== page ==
______________________________________ 8000 ml water 1390 g ammonium bromide 865 g EDTA NH.sub.4 -Fe 163 g EDTA acid 100 g ammonia make up to 10 l with water and adjust to pH 6.0 .+-. 0.1 with approximately 15 ml of glacial acetic acid. ______________________________________
______________________________________ 8000 ml water 1500 g ammonium bromide 100 g sodium sulphite 20 g sodium hexametaphosphate make up to 10 l with water; pH 7.5 ______________________________________
______________________________________ E sensitivity in DIN units .gamma. gradient of linear section of characteristic curve FA colour yield in D.sub.max /applied Ag S fog D.sub.max maximum density ______________________________________
______________________________________ S .gamma. E D.sub.max FA ______________________________________ Sample 1 0.08 3.3 102 2.42 3.46 Sample 2 0.07 3.3 105 2.44 3.48 Sample 3 0.07 3.2 105 2.44 3.48 Sample 4 0.07 3.4 100 2.40 3.43 ______________________________________
Development as described but without hydroxylamine sulphate in developer.
______________________________________ Sample 1 0.08 3.4 100 2.40 3.43 Sample 2 0.08 3.4 100 2.40 3.43 Sample 3 0.08 3.4 101 2.40 3.43 Sample 4 0.07 3.4 100 2.40 3.43 ______________________________________
It is clear from the two tables that, when the capped electron transfer agent is present, this may be released by hydroxylamine, which in particular results in an increase in sensitivity.
1. The photographic recording material which comprises at least one silver halide emulsion layer and optionally further layers arranged on a layer support, which material contains in at least one of its layers a photographically useful group (PUG) in capped form, and said photographically useful group is in the form of a compound of the following formula ##STR27## in which PUG means a photographically useful group;
- A means a strong electron acceptor having a Hammett sigma value of >0.3;
- V means a vinylene group or two or more successive vinylene groups, wherein the vinylene group or two successive vinylene groups may form part of an aromatic ring system;
- L means one or more timing groups;
- m means 0 (zero), 1 or 2;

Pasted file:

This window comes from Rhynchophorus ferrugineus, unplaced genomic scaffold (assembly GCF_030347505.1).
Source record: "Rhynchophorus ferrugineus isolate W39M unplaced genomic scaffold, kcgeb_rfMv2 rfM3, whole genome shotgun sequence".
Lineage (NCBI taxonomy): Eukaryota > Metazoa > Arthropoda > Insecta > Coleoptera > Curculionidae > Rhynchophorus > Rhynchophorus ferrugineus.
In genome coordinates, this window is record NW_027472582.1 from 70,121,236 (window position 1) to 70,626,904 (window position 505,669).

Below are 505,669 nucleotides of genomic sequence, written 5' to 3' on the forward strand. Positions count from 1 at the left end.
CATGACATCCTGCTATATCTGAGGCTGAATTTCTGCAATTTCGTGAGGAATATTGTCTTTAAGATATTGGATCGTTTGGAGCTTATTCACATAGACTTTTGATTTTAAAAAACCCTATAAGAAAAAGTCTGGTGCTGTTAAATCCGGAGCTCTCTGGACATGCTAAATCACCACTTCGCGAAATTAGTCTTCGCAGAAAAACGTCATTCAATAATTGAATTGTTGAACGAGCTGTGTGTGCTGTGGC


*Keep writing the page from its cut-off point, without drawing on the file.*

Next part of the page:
- n means 0 (zero), 1 or 2;
- R.sup.1 means H or methyl;
- R.sup.2 means H, alkyl with 1-18 carbon atoms or an unsubstituted phenyl;
- R.sup.3 and R.sup.4 are identical or different and mean H or an organic group,
- wherein R.sup.2 end R.sup.3 may also together mean the residue necessary to complete a ring.
2. The recording material according to claim 1, wherein
- A denotes halogen or one of the following groups: ##STR28## in which: R.sup.5 means alkyl or aryl;
- R.sup.6 means H or a residue as R.sup.5;
- R.sup.7 means alkyl, aryl or a heterocyclic group;
- R.sup.8, R.sup.9 and R.sup.10 are identical or different and mean alkyl or aryl.
3. The recording material according to claim 1, wherein PUG is the residue of a dye, a coupler, a developer, an electron transfer agent, a development accelerator, a development inhibitor, a stabilizer, an anti-oxidant, a bleach accelerator or a fixing agent.
4. A process for the production of a photographic image by development of a photographic recording material having at least one silver halide emulsion layer in the presence of a dinucleophile, which comprises exposing to light and developing a photographic recording material according to claim 1, in the presence of a compound of the formula Nu.sup.1 --D--Nu.sup.2 (II), in which:
- Nu.sup.1 and NU.sup.2 are identical or different and mean --OH, --SH, --NH--R.sup.5 or.dbd.N--R.sup.5;
- R.sup.5 means H, alkyl, acyl or alkylsulphonyl;
- D means a chain with p atoms;
- p means 0 (zero), 1, 2 or 3.
5. The process according to claim 4, wherein the compound of the formula II is contained in the developer.
6. The photographic recording material according to claim 1, wherein PUG is Br.sup.-, Cl.sup.-, I.sup.-, or SCN.sup.-.
7. The process according to claim 5, wherein
- A denotes halogen or one of the following groups: ##STR29## in which: R.sup.5 means alkyl or aryl;
- R.sup.6 means H or a residue as R.sup.5;
- R.sup.7 means alkyl, aryl or a heterocyclic group;
- R.sup.8, R.sup.9 and R.sup.10 are identical or different and mean alkyl or aryl.
8. The process according to claim 7, wherein PUG is Br.sup.-, Cl.sup.-, I.sup.-, or SCN.sup.-.
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|4690885||September 1, 1987||Yagihara et al.|
|4734353||March 29, 1988||Ono et al.|
|4994363||February 19, 1991||Koya et al.|
|5116717||May 26, 1992||Matsushita et al.|
|5354650||October 11, 1994||Southby et al.|
|5455141||October 3, 1995||Owczarczyk et al.|
|5500338||March 19, 1996||Kerr et al.|
International Classification: G03C 134; G03C 142; G03C 143; G03C 7305;